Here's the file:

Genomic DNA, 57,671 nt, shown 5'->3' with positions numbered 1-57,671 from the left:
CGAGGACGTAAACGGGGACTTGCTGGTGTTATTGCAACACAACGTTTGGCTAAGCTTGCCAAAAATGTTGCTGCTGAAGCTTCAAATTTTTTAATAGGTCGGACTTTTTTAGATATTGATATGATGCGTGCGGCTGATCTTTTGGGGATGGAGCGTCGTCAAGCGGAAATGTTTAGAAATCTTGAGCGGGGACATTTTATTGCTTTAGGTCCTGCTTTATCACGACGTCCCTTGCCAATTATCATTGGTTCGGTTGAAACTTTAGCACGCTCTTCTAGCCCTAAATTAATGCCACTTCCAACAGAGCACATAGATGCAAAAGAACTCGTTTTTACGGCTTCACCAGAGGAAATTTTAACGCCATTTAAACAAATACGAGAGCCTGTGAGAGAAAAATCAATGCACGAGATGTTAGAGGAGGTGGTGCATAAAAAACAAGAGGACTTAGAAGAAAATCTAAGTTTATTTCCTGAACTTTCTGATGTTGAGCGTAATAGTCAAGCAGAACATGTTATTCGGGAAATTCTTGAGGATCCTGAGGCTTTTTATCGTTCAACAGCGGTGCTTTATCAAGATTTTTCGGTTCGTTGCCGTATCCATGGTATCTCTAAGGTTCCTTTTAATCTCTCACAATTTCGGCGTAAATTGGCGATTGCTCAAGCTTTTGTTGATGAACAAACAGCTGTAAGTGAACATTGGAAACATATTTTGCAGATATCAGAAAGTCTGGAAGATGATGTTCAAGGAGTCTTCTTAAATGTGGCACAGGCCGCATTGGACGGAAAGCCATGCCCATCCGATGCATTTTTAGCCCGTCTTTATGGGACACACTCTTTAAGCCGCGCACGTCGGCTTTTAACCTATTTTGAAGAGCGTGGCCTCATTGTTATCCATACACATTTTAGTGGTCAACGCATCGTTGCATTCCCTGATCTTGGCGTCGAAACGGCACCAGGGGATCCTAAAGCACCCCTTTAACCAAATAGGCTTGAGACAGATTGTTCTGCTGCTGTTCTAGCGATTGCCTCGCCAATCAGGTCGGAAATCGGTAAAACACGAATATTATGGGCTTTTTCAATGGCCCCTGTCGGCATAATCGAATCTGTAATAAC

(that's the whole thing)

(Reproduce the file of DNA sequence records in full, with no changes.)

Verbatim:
Genomic DNA, 57,671 nt, shown 5'->3' with positions numbered 1-57,671 from the left:
CGAGGACGTAAACGGGGACTTGCTGGTGTTATTGCAACACAACGTTTGGCTAAGCTTGCCAAAAATGTTGCTGCTGAAGCTTCAAATTTTTTAATAGGTCGGACTTTTTTAGATATTGATATGATGCGTGCGGCTGATCTTTTGGGGATGGAGCGTCGTCAAGCGGAAATGTTTAGAAATCTTGAGCGGGGACATTTTATTGCTTTAGGTCCTGCTTTATCACGACGTCCCTTGCCAATTATCATTGGTTCGGTTGAAACTTTAGCACGCTCTTCTAGCCCTAAATTAATGCCACTTCCAACAGAGCACATAGATGCAAAAGAACTCGTTTTTACGGCTTCACCAGAGGAAATTTTAACGCCATTTAAACAAATACGAGAGCCTGTGAGAGAAAAATCAATGCACGAGATGTTAGAGGAGGTGGTGCATAAAAAACAAGAGGACTTAGAAGAAAATCTAAGTTTATTTCCTGAACTTTCTGATGTTGAGCGTAATAGTCAAGCAGAACATGTTATTCGGGAAATTCTTGAGGATCCTGAGGCTTTTTATCGTTCAACAGCGGTGCTTTATCAAGATTTTTCGGTTCGTTGCCGTATCCATGGTATCTCTAAGGTTCCTTTTAATCTCTCACAATTTCGGCGTAAATTGGCGATTGCTCAAGCTTTTGTTGATGAACAAACAGCTGTAAGTGAACATTGGAAACATATTTTGCAGATATCAGAAAGTCTGGAAGATGATGTTCAAGGAGTCTTCTTAAATGTGGCACAGGCCGCATTGGACGGAAAGCCATGCCCATCCGATGCATTTTTAGCCCGTCTTTATGGGACACACTCTTTAAGCCGCGCACGTCGGCTTTTAACCTATTTTGAAGAGCGTGGCCTCATTGTTATCCATACACATTTTAGTGGTCAACGCATCGTTGCATTCCCTGATCTTGGCGTCGAAACGGCACCAGGGGATCCTAAAGCACCCCTTTAACCAAATAGGCTTGAGACAGATTGTTCTGCTGCTGTTCTAGCGATTGCCTCGCCAATCAGGTCGGAAATCGGTAAAACACGAATATTATGGGCTTTTTCAATGGCCCCTGTCGGCATAATCGAATCTGTAATAAC